So you want to live in the city. But you also want to stay under budget. Oh, and you want a little peace and quiet at night…and guaranteed parking and a yard for your dog and a good school district and… All of that sounds great, and they’re all reasonable wants. The reality is you’re probably not going to get all of that living in a larger city. Instead of compromising on your wants and needs for a specific location, you might want to think about looking for a home in a bedroom community.
The term bedroom community is used to describe suburbs and exurbs where much of the population is made up of people who commute to the city for work. They come home to their suburb (or exurb, as the case may be) in the evenings to their primary residence, the place where they sleep. Hence the term “bedroom” community. If you’ve been thinking of buying a home in one of these areas, you might want to weight the pros and cons before you start the search for your new home.
Bedroom communities are appealing alternatives to city living because of the potential savings, more space, and lower cost of living. Housing costs, property taxes, and prices of things like food and gas tend to be lower in suburbs than they are in cities. It’s also easier to find peace and quiet outside of the city. Bedrooms communities tend to have less traffic, fewer large construction projects, fewer emergency response vehicles at all hours, and no ambient noise from nearby restaurants and bars. Privacy is a little easier to come by as well. In the middle of a city, living quarters are quite literally right on top of each other. Homes in the suburbs tend to be more spread out. And if they’re not, you can always build a fence, right? That brings us to another perk. Living in a bedroom community usually comes with fewer regulations about what you can and cannot do to your property. There’s no fighting with the Board of Architecture if you want to paint your front door or build a new deck.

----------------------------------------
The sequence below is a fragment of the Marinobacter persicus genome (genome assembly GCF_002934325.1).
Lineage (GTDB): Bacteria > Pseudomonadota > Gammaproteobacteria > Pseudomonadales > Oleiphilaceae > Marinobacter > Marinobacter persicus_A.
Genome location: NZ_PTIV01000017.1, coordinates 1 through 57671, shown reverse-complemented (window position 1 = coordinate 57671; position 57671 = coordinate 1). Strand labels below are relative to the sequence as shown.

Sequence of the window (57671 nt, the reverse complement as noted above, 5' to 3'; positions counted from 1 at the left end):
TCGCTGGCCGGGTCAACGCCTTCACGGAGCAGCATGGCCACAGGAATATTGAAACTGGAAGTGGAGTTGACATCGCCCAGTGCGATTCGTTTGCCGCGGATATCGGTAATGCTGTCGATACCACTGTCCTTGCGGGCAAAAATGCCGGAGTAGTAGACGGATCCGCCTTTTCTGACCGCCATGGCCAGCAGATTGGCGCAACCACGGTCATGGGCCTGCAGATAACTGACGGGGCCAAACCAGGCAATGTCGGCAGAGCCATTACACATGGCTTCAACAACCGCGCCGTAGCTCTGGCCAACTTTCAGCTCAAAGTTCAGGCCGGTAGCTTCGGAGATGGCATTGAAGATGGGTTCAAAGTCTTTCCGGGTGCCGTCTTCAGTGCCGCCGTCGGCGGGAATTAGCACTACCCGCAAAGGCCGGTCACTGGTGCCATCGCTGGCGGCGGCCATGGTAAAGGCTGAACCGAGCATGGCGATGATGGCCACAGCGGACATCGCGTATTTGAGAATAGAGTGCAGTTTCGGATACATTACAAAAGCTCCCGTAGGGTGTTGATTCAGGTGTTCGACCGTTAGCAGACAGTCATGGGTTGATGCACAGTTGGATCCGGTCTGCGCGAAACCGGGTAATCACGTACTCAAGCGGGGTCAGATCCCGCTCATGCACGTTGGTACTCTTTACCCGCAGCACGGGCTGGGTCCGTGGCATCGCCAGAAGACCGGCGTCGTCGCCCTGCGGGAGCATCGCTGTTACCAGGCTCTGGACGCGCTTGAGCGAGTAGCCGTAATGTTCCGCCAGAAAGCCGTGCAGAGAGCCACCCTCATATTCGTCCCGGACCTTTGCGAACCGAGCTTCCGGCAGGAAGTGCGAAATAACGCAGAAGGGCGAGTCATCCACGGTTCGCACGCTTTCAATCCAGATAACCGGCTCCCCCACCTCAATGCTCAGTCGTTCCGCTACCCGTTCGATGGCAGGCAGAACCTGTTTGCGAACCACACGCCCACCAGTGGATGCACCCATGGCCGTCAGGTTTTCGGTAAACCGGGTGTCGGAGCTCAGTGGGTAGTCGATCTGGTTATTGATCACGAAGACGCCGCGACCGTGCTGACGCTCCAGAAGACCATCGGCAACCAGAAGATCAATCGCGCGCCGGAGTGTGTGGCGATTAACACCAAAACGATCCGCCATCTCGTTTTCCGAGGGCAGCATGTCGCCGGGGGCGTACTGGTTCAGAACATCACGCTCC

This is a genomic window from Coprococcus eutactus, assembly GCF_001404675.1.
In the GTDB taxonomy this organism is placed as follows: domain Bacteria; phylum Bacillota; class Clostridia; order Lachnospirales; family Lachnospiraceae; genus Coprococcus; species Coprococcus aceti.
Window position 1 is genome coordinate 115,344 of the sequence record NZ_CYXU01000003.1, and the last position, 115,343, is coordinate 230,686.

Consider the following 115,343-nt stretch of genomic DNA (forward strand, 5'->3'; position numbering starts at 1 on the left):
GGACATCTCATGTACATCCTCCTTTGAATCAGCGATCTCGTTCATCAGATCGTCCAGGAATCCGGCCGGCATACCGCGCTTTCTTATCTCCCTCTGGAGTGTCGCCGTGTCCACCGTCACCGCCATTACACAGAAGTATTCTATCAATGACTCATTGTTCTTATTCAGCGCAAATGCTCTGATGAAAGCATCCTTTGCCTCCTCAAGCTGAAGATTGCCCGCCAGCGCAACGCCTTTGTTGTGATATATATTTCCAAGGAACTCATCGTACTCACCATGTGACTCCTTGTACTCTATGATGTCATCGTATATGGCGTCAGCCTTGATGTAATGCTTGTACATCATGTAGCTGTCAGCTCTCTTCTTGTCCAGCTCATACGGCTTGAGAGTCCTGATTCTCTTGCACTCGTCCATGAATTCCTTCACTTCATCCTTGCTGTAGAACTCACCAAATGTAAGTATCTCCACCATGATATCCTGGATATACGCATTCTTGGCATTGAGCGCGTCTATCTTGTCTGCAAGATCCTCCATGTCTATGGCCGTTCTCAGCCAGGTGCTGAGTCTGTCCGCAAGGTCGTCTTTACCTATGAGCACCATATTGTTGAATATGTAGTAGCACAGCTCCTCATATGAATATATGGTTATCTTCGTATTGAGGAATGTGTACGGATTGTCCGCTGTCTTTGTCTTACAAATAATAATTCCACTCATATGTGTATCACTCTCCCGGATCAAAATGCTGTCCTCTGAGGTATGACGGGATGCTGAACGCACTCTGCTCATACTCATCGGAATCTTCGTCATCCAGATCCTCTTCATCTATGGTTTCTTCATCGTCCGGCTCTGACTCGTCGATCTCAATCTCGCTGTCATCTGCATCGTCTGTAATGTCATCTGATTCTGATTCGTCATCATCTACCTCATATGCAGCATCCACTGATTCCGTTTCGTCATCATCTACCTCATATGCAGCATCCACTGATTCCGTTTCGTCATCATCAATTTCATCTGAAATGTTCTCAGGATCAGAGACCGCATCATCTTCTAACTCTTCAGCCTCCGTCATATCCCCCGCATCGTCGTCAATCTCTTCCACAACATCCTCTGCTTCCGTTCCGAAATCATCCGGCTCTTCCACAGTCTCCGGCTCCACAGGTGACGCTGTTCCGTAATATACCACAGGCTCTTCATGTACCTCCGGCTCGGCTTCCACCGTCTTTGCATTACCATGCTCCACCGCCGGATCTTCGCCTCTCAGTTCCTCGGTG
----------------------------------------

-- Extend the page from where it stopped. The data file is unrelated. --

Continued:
As with anything in life, living in a bedroom community comes with its fair share of drawbacks. Perhaps the biggest one of all is the daily commute between home and work. Daily traffic usually runs away from the suburbs toward the city in the mornings, and vice versa in the evenings. That means unless you work nights, you’ll be right in there with the rest of the traffic each morning and night. Suburbs often have fewer options to choose from when it comes to dining out, nightlife, and shopping. If you don’t own a car, a bedroom community might not be for you. Public transportation options can be limited as well. If you’re used to lots of action throughout the day and night, moving to a suburb or exurb could leave you feeling cut off, with an outside-looking-in type of feeling.
The pros and cons of living in a bedroom community can honestly be somewhat subjective. Maybe you like some noise when you’re trying to go to sleep at night. Or maybe you find a daily commute a good time to prepare your mind for the workday and a good way to unwind after work. Everyone’s different! The best thing to do is take each pro and con into consideration and decide for yourself if life in a bedroom community is for you.